Scrolling to present-day 2020, the Facebook universe is clearly still very active, though now the conversation often centers around how we're "so buried in our phones." This is the thrust of the new Netflix documentary The Social Dilemma, which approaches social media from an entirely different vantage point than its 2010 precursor. As it turns out, we were not just dumb fucks for handing over our data, but also our attention, as a group of former tech VPs and engineers—including former Google design ethicist Tristan Harris—explains in the documentary.
The Social Dilemma centers around observations and warnings from early employees at companies like Facebook, Twitter, Pinterest and Instagram (acquired by Facebook), who talk about how, by their very design, these companies are selling users of these social media problems to advertisers at the cost of our privacy, autonomy, and possibly sanity. Sean Parker returns, but this time played by Sean Parker.
At points, the documentary feels like a high-production version of the Oopsie Circuit, in which regretful tech employees and investors speak out about the harms of their own actions, and reflect on how their former employers stand on top of a mountain of wealth accrued by manipulating the public. Harvard professor Shoshana Zuboff, who authored The Age of Surveillance Capitalism, describes how companies like Facebook have created a new market that "trades on human futures" by closely monitoring and monetizing our behavior. In The Social Network, Sean Parker's character unintentionally alludes to this, stating "private behavior is a relic of a time gone by,"—though that film does little to meaningfully address it. Both films are cautionary tales about capitalism, but The Social Network focuses on a fight for intellectual property and capital, while The Social Dilemma zooms out to show the larger societal effects of these money-printing companies gone haywire—or working exactly as they intended.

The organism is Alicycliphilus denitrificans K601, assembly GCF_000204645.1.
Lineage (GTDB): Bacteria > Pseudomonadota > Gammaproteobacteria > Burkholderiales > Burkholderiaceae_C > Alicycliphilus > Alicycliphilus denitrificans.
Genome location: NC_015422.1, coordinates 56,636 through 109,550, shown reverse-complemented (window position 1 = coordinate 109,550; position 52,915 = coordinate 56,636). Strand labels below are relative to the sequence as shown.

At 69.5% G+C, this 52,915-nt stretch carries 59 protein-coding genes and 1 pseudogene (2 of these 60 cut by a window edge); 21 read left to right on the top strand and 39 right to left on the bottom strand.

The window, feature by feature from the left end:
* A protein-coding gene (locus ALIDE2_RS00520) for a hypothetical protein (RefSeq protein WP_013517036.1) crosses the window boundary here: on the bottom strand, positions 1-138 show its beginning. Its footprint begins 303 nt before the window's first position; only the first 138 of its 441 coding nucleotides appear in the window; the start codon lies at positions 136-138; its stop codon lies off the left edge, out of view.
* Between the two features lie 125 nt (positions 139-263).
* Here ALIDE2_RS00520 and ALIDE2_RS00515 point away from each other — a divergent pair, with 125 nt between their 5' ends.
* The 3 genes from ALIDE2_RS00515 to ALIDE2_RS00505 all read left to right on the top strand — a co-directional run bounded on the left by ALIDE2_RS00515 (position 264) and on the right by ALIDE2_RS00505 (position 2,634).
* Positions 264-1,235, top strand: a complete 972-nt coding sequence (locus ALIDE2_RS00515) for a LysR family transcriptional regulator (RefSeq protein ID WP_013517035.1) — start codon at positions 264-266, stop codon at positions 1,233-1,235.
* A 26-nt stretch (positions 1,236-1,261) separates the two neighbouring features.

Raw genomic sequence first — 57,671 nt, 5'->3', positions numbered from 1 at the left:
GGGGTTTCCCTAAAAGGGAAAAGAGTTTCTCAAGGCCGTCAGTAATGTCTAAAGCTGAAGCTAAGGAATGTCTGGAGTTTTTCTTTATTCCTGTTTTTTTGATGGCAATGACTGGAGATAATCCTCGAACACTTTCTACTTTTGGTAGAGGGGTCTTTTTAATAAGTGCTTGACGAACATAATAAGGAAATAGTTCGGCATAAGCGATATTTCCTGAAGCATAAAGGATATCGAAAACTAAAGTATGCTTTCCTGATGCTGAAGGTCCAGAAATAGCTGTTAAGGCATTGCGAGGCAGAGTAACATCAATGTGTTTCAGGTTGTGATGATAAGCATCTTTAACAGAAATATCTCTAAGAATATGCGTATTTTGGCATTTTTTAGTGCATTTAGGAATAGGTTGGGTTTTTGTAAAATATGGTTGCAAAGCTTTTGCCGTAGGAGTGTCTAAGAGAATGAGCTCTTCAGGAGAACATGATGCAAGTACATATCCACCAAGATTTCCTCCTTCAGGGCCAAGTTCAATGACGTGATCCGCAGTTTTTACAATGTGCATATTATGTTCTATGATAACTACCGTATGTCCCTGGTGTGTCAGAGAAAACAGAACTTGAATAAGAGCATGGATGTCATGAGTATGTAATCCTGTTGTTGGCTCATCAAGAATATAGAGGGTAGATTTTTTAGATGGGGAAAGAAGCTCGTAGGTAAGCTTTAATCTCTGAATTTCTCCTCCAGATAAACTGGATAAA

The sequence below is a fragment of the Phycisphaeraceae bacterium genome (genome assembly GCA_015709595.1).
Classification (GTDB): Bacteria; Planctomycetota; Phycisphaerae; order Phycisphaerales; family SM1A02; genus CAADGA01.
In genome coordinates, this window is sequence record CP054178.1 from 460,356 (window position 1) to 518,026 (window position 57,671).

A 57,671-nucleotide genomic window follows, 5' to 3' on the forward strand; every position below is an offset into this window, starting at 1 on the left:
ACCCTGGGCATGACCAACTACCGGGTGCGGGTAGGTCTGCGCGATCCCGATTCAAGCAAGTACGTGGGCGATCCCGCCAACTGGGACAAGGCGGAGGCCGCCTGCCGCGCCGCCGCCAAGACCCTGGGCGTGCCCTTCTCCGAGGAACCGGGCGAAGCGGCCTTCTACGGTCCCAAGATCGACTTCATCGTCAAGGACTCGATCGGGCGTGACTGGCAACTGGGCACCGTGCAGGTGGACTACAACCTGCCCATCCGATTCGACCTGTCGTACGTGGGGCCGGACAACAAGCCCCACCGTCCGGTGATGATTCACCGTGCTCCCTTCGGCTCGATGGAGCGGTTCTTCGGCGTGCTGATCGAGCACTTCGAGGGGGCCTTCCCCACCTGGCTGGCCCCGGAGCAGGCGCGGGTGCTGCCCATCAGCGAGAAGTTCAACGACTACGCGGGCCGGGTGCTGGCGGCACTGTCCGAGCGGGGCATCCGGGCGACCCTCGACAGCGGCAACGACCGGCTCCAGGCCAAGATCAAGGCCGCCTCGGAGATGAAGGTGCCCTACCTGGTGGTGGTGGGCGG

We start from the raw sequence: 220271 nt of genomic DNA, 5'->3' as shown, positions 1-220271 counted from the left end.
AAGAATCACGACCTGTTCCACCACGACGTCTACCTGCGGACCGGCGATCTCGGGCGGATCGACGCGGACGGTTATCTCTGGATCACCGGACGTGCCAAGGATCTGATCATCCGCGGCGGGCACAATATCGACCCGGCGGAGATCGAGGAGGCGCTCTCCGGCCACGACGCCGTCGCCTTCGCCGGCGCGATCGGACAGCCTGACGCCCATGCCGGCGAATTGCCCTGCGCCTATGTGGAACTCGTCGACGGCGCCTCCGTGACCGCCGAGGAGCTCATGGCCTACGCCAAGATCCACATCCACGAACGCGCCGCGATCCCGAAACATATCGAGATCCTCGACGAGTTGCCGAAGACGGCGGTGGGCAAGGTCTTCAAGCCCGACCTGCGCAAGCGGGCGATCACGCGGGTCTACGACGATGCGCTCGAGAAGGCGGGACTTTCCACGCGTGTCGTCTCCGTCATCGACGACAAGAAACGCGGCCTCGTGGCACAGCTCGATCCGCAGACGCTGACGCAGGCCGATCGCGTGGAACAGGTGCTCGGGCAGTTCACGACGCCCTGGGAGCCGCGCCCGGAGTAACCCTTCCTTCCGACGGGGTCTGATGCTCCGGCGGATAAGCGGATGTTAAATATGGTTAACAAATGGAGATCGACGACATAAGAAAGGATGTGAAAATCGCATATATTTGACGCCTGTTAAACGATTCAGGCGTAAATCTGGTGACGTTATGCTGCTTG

There is a race towards the bottom, The Social Dilemma states: not of Big Tech companies cutting costs to compete—many of these services are "free," after all—but a race down the brainstem of the customer, building in desired behaviors that amount to better engagement and retention metrics, all to make money at any cost.
Since The Social Network, Facebook has been used to steer elections, "substantially contribute" to genocide, and become a bullhorn for hate speech. Just as Facebook has wreaked havoc on the globe, the film adaptation of its story, has also allowed us to believe what we want to believe, whether or not it's the truth. Ten years later, we are forced to reflect on what we gave up for all of those tagged photos, Likes, and friend requests, and the reality is staggering.
Toward the end of The Social Dilemma: Harris poses a question. "How can you wake up from the Matrix when you don't know you're in the Matrix?"
That question is answered in The Matrix (guns, leather, and pills), but it's more entertaining to go back to The Social Network. You can see a man who, after being dumped by his girlfriend, drunkenly sets in motion the events that would create this world, only to end with him longingly sending her a friend request.